Larsen’s palate is in big demand, not just at the Prosser campus. Larsen joins Thomas Henick-Kling, director of WSU’s program in viticulture and enology, in offering sensory seminars teaching professionals how to detect faults in the wines they are making, hopefully in time to make corrections. Larsen also sometimes serves as a judge at wine competitions. “When you’re tasting 20 or 30 big Cabs, your palate just gets worn out.” Larsen suggested a bite of roast beef to cleanse the mouth of tannins, or even a swig of beer, which has the same effect.

When asked how an aspiring winemaker might develop such a keen palate, Larsen said, “Drink lots of wine! Seriously, swirl, sniff and sip with others who really enjoy wine–and talk about what you’re tasting.”

– Brian Clark

Time for a career change? Check out WSU’s professional certificate programs in grape growing and winemaking at http://bit.ly/wsuvecert or our Bachelor of Science programs in viticulture and enology: http://bit.ly/9Xy6iI.

Learn more about WSU’s research winery in Voice of the Vine: http://bit.ly/r62pDV.

An article featuring Sara Spayd ran in Voice of the Vine here: http://bit.ly/9sPXRl.

Hello, Old Friend, Where Have You VEEN?

WSU Extension viticulturist Michelle Moyer and her colleagues have just published a new issue of VEEN: The Viticulture and Enology Extension Newsletter. Among many useful articles in this issue is one by Moyer with the melancholy title, “Where was Summer?” It has gone the way of La Niña. As Moyer observes, though, “If grape production were easy, we wouldn’t define wine by the vintage.” True enough; and if it were easy, we wouldn’t need science-based solutions for the issues faced by growers and winemakers. In any case, 2011 is looking to be a great vintage, even if the harvest is a bit on the small side.

Budding palates: setting up for a wine sensory experiment.
Budding palates: setting up for a wine sensory experiment. Photo courtesy WSU.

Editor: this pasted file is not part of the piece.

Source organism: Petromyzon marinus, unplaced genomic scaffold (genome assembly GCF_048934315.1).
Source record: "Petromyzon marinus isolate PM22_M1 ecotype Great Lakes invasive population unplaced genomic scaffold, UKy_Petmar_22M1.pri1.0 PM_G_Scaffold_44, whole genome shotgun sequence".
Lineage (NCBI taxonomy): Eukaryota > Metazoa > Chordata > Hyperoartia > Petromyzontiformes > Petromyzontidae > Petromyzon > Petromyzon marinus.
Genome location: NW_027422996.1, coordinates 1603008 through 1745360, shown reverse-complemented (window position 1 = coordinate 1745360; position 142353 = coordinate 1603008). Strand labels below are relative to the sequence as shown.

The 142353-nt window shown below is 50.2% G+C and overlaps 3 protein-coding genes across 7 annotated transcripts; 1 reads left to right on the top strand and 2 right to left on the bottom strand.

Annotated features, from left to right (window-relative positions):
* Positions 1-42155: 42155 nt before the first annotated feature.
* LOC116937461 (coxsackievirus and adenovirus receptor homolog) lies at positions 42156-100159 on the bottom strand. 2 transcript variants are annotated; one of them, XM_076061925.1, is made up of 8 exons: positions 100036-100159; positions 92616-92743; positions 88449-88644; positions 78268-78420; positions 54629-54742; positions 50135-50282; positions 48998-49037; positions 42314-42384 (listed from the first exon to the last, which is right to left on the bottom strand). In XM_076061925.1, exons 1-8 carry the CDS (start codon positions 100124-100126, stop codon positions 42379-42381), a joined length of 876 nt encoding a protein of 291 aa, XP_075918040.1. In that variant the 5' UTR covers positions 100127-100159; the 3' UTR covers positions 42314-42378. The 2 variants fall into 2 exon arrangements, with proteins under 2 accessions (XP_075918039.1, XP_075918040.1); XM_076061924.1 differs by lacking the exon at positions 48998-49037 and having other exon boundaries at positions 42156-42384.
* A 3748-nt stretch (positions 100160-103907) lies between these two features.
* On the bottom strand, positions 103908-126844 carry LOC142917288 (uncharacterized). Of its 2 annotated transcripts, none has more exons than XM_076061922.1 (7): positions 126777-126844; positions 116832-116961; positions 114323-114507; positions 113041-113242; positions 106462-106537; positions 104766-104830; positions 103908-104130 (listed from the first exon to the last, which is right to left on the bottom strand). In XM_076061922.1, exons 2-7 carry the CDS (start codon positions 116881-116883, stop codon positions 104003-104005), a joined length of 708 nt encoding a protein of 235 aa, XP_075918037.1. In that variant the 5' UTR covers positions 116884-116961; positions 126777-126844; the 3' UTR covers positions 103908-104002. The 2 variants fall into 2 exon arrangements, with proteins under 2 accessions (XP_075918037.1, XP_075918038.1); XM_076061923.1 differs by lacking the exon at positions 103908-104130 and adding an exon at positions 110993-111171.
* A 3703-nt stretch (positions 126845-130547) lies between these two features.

This issue of VEEN has updates on measuring Brix, the WSU V&E certificate program, wine sensory science and much more. Grab your copy (it’s free!) here: http://bit.ly/wsuveen.

And while you’re at it, grab a couple of other free publications by Moyer and her colleagues from the WSU Extension publications web site (where most publications are available as free downloads). Moyer pointed out two new ones of special interest to Voice of the Vine readers.

The first is “Botrytis Bunch Rot in Commercial Grape Production,” which is sure to be a reluctant hit in the wake of such a damp summer. Point your browser to http://bit.ly/wsuvebbr and click the “download PDF” link to get your copy.

The other new pub is likewise pertinent: “Assessing and Managing Cold Damage in Washington Vineyards.” Learn how to determine if cold temperatures have damaged your vines, as well as ways to avoid such problems. You’ll find that guide here: http://bit.ly/pC5grC.

-Brian Clark

Visit WSU V&E Extension on Facebook — and give ’em a big thumbs up: http://on.fb.me/wsuvefacebook.

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Inspiring Teamwork – Arron Carter

It started with a car, a ’69 Corvette Stingray to be exact.

When Arron Carter, the director of the Washington State University Winter Wheat Breeding Program, was in high school his agricultural teacher had a ’69 Corvette Stingray. Every year this teacher would let his favorite senior take the car to senior prom. Carter had never taken an agriculture class before, but he knew he wanted to drive that car.

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Washington State University’s screening continues to find no evidence of glyphosate herbicide resistance in Pacific Northwest wheat varieties

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Want fries with that? Stealth potato virus threatens industry

Newly emerged viruses threaten the U.S. potato industry, including potatoes grown in Washington. Several newly evolved strains of the disease known as potato virus Y, or PVY, can render potatoes unmarketable and reduce crop yield. What’s worse is the new viruses are particularly difficult to detect with the naked eye.

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Horned larks are turning up in droves near Lind, Wash. and decimating newly planted winter and spring canola fields despite multiple efforts to deter them.

In search of the perfect steak

Imagine taking your first bite of a $40 rib-eye steak—only to chew on beef that’s as tough as shoe leather. Talk about disappointment! “A tough steak is not a pleasant experience,” says Frank Hendrix, a WSU Extension Educator and animal scientist.

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After landslide, communities rewarded for resilience

Two years after the deadly landslide that devastated the Oso, Wash., area, the towns of Darrington and Arlington were announced April 27 as finalists in the America’s Best Communities (ABC) competition.